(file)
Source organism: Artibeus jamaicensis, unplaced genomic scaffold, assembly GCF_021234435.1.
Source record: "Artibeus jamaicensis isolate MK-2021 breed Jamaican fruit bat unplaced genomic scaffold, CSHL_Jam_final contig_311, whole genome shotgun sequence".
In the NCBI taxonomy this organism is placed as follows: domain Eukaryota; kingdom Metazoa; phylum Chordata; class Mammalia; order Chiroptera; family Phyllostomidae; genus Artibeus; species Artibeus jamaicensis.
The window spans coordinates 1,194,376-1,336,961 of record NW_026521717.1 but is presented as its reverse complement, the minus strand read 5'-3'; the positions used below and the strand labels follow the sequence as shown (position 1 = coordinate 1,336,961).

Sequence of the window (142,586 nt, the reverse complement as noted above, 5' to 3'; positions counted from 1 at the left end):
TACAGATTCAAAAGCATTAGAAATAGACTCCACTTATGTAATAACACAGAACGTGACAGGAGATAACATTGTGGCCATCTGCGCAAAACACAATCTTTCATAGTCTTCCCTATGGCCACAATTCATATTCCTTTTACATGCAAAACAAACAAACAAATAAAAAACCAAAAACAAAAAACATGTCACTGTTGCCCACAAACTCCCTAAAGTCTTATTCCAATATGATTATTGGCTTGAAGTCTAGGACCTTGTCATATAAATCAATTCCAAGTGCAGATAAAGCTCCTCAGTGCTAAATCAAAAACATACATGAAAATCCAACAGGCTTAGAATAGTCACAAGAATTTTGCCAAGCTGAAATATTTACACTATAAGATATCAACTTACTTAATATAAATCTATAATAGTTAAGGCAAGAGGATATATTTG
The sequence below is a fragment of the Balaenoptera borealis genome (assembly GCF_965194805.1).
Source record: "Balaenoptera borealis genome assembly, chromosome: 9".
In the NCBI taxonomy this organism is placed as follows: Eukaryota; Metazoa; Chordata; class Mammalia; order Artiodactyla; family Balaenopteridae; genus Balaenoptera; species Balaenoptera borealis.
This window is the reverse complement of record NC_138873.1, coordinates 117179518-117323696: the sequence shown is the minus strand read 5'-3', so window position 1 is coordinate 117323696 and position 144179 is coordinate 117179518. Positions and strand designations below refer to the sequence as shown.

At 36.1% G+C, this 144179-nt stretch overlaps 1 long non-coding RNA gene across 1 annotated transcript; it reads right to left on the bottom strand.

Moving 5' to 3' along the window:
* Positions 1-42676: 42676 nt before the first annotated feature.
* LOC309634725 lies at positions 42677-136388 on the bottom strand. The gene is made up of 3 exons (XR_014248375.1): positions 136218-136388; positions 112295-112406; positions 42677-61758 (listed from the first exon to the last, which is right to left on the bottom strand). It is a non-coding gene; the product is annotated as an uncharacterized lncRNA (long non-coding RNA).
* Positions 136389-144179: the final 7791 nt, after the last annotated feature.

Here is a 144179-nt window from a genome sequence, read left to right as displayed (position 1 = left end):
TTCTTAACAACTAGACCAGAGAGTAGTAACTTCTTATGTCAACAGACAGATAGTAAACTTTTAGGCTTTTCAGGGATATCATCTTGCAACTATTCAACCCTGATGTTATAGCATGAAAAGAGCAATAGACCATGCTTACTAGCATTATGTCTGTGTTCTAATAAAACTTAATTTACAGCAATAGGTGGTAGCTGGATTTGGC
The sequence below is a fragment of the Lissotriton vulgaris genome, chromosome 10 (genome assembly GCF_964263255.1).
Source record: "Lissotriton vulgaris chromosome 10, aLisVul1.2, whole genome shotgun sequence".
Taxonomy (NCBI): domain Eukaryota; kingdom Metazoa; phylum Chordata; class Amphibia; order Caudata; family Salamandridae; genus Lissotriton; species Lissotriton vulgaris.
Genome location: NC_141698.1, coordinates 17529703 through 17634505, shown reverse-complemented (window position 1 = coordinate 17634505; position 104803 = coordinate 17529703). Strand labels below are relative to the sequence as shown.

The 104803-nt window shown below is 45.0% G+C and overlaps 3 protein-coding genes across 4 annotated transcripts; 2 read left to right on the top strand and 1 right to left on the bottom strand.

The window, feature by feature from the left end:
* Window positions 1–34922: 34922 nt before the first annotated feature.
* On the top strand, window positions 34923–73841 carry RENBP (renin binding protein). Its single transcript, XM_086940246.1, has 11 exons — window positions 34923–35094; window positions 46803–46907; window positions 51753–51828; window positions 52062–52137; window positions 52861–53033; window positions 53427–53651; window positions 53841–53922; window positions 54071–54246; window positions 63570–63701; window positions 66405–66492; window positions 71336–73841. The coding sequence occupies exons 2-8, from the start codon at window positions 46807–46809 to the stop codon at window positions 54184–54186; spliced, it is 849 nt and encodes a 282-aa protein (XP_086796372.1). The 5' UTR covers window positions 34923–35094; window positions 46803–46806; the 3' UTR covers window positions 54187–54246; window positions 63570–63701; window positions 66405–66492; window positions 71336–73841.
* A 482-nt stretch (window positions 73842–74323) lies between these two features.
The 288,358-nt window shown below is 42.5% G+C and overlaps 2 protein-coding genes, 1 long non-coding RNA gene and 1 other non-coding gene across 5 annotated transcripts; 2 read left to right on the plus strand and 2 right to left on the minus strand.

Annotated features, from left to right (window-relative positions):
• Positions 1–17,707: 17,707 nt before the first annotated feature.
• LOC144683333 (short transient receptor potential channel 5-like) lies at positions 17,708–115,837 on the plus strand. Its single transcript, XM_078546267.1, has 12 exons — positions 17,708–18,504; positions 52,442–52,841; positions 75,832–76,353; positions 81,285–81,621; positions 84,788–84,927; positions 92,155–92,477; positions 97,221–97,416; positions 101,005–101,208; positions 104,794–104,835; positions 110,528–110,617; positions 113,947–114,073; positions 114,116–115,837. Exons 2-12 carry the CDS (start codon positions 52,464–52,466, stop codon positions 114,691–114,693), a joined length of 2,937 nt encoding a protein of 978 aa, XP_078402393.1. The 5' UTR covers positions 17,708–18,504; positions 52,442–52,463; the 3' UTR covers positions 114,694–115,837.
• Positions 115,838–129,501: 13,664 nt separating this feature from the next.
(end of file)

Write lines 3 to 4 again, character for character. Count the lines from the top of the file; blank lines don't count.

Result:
In the NCBI taxonomy this organism is placed as follows: domain Eukaryota; kingdom Metazoa; phylum Chordata; class Mammalia; order Chiroptera; family Phyllostomidae; genus Artibeus; species Artibeus jamaicensis.
The window spans coordinates 1,194,376-1,336,961 of record NW_026521717.1 but is presented as its reverse complement, the minus strand read 5'-3'; the positions used below and the strand labels follow the sequence as shown (position 1 = coordinate 1,336,961).